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Matthew Mench

Mechanical, Aerospace, and Biomedical Engineering, UT

Biography

Matthew Mench received his Ph.D. in Mechanical Engineering from Penn State University in 2000 as a recipient of a NASA Graduate Student Research Fellowship.  After two years as a Research Associate, he began as a tenure track Assistant Professor at the Penn State University in 2002, where he founded and Directed the Fuel Cell Dynamics and Diagnostics Laboratory (FCDDL).  Dr. Mench was granted early Tenure at Penn State in 2007.  In the summer of 2010, he moved the FCDDL to the University of Tennessee, Knoxville and accepted an endowed position as the Condra Chair of Excellence in Energy Storage and Conversion and Professor of Mechanical Engineering with a joint appointment at Oak Ridge National Laboratory.  Dr. Mench works primarily out of the Department of Mechanical, Aerospace and Biomedical Engineering, but also has been granted an appointment as Professor of Chemical Engineering.  

Dr. Mench’s research team at the FCDDL investigates multiphase transport in electrochemical power and conversion devices including polymer and microbial fuel cells, electrochemical sensors and flow batteries.   The FCDDL performs both experimental and computational studies, and regularly works with industrial partners to understand and optimize performance and durability in these systems though fundamental study.  The FCDDL performs externally funded research supported by various industrial and government sources including major automotive companies, fuel cell material suppliers, the Department of Energy, and the National Science Foundation (NSF).  In 2007, Dr. Mench received a National Science Foundation (NSF) Early Career Development Award.  In 2006 and 2009, Dr. Mench was awarded Penn State Engineering Society Outstanding and Premier Teacher awards, respectively, for his development of an advanced undergraduate and graduate fuel cell curriculum that he now teaches at the University of Tennessee.  Dr. Mench is the author of the textbook, Fuel Cell Engines, published in 2008 by John Wiley and Sons, Inc., which is now adopted by educators around the world.   Dr. Mench has published over 100 refereed articles and is regularly invited to give talks to industry and academia and perform consulting.  Dr. Mench serves as the Vice President for Development of the International Association for Hydrogen Energy (IAHE), and has established an international network of student chapters.  He is also an Associate Editor for the International Journal of Hydrogen Energy, a leading journal in the Energy Field with a 2009 Impact Factor of 3.95. 


Publications

Mench, M. M., Fuel Cell Engines, 560 pgs, John Wiley and Sons, 2008.

Ren, Z., Ramasamy, R. R., Red Cloud-Owen, S., Yan, H., Mench, M. M., Regan, J. M., (2011). Time-course correlation of biofilm properties and electrochemical performance in single-chamber microbial fuel cells,  Bioresource Technology 102, pp. 416–421.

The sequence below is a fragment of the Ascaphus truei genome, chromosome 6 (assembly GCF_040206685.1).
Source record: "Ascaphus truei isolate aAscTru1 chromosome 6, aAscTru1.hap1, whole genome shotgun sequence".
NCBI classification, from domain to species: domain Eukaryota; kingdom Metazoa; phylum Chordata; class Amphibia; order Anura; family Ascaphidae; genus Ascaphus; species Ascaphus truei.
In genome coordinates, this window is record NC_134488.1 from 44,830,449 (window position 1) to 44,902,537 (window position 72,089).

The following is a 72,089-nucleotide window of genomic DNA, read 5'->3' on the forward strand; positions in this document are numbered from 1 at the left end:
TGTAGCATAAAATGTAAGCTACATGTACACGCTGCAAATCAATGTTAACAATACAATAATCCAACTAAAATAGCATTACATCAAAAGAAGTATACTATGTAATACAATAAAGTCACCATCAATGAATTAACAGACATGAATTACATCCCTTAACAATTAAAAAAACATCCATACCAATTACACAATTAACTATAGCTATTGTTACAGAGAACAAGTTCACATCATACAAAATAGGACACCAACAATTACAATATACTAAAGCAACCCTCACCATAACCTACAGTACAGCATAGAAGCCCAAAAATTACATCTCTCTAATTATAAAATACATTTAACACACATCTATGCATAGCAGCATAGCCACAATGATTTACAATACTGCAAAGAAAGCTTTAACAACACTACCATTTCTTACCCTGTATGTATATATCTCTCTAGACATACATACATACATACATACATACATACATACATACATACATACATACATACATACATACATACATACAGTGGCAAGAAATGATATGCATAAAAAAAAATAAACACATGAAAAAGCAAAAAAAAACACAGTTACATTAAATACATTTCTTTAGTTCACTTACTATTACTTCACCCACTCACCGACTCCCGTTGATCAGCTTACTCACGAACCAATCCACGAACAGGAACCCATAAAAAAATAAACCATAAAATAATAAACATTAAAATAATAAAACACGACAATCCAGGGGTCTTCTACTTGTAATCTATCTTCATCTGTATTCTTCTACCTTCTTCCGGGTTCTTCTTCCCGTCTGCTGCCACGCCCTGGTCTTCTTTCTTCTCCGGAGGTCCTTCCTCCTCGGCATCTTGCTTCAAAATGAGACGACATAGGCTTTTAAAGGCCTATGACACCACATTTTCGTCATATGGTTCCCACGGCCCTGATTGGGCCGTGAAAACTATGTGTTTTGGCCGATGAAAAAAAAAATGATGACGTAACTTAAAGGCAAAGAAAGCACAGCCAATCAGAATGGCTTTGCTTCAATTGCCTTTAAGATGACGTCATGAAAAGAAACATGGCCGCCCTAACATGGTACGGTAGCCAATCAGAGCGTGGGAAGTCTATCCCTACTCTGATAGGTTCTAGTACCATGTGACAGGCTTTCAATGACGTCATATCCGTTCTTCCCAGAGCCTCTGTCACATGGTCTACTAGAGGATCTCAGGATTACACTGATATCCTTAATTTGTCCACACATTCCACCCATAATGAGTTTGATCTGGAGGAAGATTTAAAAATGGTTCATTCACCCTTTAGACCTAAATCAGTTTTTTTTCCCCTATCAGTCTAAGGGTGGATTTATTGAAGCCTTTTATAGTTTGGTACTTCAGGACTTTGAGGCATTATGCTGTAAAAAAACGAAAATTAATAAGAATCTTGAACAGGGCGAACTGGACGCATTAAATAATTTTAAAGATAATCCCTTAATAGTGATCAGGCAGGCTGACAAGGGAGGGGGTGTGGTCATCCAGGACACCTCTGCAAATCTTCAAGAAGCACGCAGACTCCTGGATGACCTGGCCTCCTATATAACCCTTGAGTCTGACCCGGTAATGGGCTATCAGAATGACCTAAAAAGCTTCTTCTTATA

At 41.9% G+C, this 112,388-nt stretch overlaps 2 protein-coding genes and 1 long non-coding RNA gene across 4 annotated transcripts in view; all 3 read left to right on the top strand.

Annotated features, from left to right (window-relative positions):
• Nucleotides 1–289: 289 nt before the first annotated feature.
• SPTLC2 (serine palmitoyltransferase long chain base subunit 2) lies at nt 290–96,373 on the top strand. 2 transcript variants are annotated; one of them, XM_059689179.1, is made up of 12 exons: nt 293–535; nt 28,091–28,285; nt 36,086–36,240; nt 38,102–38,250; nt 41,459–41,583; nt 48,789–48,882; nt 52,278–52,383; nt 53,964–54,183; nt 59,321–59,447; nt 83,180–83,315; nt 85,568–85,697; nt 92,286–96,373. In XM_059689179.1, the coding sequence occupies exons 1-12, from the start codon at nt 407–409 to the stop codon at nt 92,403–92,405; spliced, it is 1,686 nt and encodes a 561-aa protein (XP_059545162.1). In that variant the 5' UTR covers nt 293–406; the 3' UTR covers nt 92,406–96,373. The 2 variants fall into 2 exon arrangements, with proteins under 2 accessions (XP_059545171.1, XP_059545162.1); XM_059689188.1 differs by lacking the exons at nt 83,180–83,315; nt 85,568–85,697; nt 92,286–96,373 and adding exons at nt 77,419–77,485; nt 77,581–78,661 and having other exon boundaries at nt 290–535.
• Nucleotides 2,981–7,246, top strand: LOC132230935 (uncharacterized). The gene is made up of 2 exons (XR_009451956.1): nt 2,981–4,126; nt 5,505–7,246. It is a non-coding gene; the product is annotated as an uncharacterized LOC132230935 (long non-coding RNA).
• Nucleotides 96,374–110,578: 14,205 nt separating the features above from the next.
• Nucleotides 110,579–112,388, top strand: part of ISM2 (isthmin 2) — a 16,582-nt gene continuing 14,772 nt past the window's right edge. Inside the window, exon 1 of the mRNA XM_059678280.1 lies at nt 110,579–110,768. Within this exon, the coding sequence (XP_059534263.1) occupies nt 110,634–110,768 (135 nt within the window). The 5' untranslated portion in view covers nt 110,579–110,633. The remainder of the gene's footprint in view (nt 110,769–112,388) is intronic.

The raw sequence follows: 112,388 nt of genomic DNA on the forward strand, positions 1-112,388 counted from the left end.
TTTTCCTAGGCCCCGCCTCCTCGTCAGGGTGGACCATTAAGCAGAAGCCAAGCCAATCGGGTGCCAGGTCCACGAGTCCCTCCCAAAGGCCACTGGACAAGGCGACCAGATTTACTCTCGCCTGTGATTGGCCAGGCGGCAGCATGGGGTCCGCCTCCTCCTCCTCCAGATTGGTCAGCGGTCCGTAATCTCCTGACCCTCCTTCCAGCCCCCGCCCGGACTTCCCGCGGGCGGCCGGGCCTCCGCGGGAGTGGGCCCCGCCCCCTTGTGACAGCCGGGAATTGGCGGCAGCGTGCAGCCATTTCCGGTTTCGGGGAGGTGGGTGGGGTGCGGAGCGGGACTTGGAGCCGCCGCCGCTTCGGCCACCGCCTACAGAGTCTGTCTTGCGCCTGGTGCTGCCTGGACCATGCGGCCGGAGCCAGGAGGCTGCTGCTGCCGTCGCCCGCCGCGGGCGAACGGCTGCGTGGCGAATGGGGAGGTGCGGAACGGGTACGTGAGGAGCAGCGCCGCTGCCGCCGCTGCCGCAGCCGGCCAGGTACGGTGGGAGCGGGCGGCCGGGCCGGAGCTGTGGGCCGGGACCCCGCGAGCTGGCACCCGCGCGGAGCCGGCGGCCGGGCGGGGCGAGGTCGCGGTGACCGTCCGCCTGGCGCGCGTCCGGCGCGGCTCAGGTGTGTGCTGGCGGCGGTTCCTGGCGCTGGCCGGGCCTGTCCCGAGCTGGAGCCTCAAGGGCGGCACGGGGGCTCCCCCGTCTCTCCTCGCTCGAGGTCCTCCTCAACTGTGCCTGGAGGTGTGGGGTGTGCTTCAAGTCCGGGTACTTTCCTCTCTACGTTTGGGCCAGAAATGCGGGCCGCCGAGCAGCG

Khandelwal, M., and Mench, M.M. (2010). An integrated modeling approach for temperature driven water transport in a polymer electrolyte fuel cell stack after shutdown, Journal of Power Sources, 195, pp. 6549-6558.

Cho, K. T., Mench, M. M., (2010).  Fundamental characterization of evaporative water removal from fuel cell diffusion media, Journal of Power Sources, 195, pp.  3858-3869.

Turhan, A., Kim, S., Hatzell, M., and Mench, M. M. (2010). Impact of Channel Wall Hydrophobicity on Through-plane Water Distribution and Flooding Behavior in a Polymer Electrolyte Fuel Cell, Electrochimica Acta, 55, pp. 2734-2745.

Swamy, T., Kumbur, E. C., and Mench, M. M. (2010). Characterization of Interfacial Structure in PEFCs: Water Storage and Contact Resistance Model, Journal of the Electrochemical Society, 157, pp. B77-B85.

Kim, S., Khandelwal, M., Chacko, C., and Mench, M. M. (2009). Investigation of the Impact of Interfacial Delamination on Polymer Electrolyte Fuel Cell Performance, Journal of the Electrochemical Society, 156, pp. B99-B108.

Kim, S., and Mench, M. M. (2009). Investigation of Temperature-Driven Water Transport in Polymer Electrolyte Fuel Cell: Thermo-osmosis in Membranes, Journal of Membrane Science, 328, pp. 113-120. 

Kim, S., and Mench, M. M. (2009), Investigation of Temperature-Driven Water Transport in Polymer Electrolyte Fuel Cell: Phase-Change Induced Flow, Journal of the Electrochemical Society, 156, pp. B353-B362.

Khandelwal, M., Lee, S. and Mench, M. M. (2009). Model to Predict Temperature and Capillary Pressure Driven Water Transport in PEFCs After Shutdown, Journal of the Electrochemical Society, 156, pp. B703-B715.


Contact Information

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